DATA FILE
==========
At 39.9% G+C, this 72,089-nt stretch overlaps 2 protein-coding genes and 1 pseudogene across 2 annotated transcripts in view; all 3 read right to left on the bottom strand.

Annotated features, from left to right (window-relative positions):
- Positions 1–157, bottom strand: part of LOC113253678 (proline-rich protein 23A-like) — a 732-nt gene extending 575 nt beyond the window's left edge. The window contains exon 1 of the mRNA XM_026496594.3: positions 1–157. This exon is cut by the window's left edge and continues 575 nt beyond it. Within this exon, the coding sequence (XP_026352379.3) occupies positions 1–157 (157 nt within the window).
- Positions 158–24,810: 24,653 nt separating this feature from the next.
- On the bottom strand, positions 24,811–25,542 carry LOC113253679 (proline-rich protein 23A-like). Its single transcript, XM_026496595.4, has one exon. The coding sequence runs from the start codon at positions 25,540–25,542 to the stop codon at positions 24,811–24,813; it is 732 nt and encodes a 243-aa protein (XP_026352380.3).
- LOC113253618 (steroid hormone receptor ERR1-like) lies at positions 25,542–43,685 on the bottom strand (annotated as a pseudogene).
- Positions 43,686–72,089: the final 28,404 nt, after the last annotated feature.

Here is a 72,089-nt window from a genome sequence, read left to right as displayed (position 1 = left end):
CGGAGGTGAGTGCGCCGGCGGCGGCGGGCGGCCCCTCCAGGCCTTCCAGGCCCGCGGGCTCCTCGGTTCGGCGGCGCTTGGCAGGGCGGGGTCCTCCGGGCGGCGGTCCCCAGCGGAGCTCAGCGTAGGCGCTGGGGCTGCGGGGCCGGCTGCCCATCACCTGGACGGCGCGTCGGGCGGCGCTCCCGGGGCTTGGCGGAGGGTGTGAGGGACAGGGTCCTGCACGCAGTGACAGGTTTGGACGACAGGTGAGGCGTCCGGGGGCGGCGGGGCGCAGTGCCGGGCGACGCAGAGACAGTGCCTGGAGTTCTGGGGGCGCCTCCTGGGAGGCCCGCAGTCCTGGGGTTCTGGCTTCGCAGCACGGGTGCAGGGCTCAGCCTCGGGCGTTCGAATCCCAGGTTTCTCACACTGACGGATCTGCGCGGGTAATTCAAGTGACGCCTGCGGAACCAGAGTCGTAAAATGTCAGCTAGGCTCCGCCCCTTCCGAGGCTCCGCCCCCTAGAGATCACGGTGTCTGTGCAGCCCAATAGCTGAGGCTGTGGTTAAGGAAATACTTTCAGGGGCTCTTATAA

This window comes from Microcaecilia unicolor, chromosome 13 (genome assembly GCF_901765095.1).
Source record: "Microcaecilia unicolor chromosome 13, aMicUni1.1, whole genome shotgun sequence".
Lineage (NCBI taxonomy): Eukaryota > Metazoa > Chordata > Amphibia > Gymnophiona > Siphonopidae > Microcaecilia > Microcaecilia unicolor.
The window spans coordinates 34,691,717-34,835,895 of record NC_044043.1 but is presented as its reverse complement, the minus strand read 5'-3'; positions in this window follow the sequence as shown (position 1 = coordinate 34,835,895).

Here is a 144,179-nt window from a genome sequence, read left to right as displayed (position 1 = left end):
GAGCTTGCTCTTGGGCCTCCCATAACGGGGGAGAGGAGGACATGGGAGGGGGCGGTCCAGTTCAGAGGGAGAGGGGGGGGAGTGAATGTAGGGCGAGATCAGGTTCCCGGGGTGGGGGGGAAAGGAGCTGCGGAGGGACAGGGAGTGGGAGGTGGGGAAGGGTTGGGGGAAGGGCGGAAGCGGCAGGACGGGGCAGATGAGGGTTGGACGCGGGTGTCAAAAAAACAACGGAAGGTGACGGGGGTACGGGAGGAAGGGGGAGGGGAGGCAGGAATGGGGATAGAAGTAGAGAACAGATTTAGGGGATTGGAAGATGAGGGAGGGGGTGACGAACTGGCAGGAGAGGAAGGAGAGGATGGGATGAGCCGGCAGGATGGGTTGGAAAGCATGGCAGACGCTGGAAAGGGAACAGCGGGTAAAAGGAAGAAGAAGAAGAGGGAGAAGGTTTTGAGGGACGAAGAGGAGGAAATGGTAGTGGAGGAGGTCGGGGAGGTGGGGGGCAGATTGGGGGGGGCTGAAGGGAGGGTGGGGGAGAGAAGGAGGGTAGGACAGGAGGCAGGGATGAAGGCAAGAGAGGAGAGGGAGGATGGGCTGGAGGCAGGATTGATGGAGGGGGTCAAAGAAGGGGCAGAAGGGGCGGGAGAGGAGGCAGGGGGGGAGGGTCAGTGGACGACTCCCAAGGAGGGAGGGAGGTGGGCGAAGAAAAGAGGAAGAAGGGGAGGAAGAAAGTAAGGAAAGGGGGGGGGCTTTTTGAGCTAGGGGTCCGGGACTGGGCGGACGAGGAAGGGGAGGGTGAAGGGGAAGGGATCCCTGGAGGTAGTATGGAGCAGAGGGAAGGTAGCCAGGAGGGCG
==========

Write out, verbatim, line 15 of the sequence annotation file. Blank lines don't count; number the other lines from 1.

GAGCTTGCTCTTGGGCCTCCCATAACGGGGGAGAGGAGGACATGGGAGGGGGCGGTCCAGTTCAGAGGGAGAGGGGGGGGAGTGAATGTAGGGCGAGATCAGGTTCCCGGGGTGGGGGGGAAAGGAGCTGCGGAGGGACAGGGAGTGGGAGGTGGGGAAGGGTTGGGGGAAGGGCGGAAGCGGCAGGACGGGGCAGATGAGGGTTGGACGCGGGTGTCAAAAAAACAACGGAAGGTGACGGGGGTACGGGAGGAAGGGGGAGGGGAGGCAGGAATGGGGATAGAAGTAGAGAACAGATTTAGGGGATTGGAAGATGAGGGAGGGGGTGACGAACTGGCAGGAGAGGAAGGAGAGGATGGGATGAGCCGGCAGGATGGGTTGGAAAGCATGGCAGACGCTGGAAAGGGAACAGCGGGTAAAAGGAAGAAGAAGAAGAGGGAGAAGGTTTTGAGGGACGAAGAGGAGGAAATGGTAGTGGAGGAGGTCGGGGAGGTGGGGGGCAGATTGGGGGGGGCTGAAGGGAGGGTGGGGGAGAGAAGGAGGGTAGGACAGGAGGCAGGGATGAAGGCAAGAGAGGAGAGGGAGGATGGGCTGGAGGCAGGATTGATGGAGGGGGTCAAAGAAGGGGCAGAAGGGGCGGGAGAGGAGGCAGGGGGGGAGGGTCAGTGGACGACTCCCAAGGAGGGAGGGAGGTGGGCGAAGAAAAGAGGAAGAAGGGGAGGAAGAAAGTAAGGAAAGGGGGGGGGCTTTTTGAGCTAGGGGTCCGGGACTGGGCGGACGAGGAAGGGGAGGGTGAAGGGGAAGGGATCCCTGGAGGTAGTATGGAGCAGAGGGAAGGTAGCCAGGAGGGCG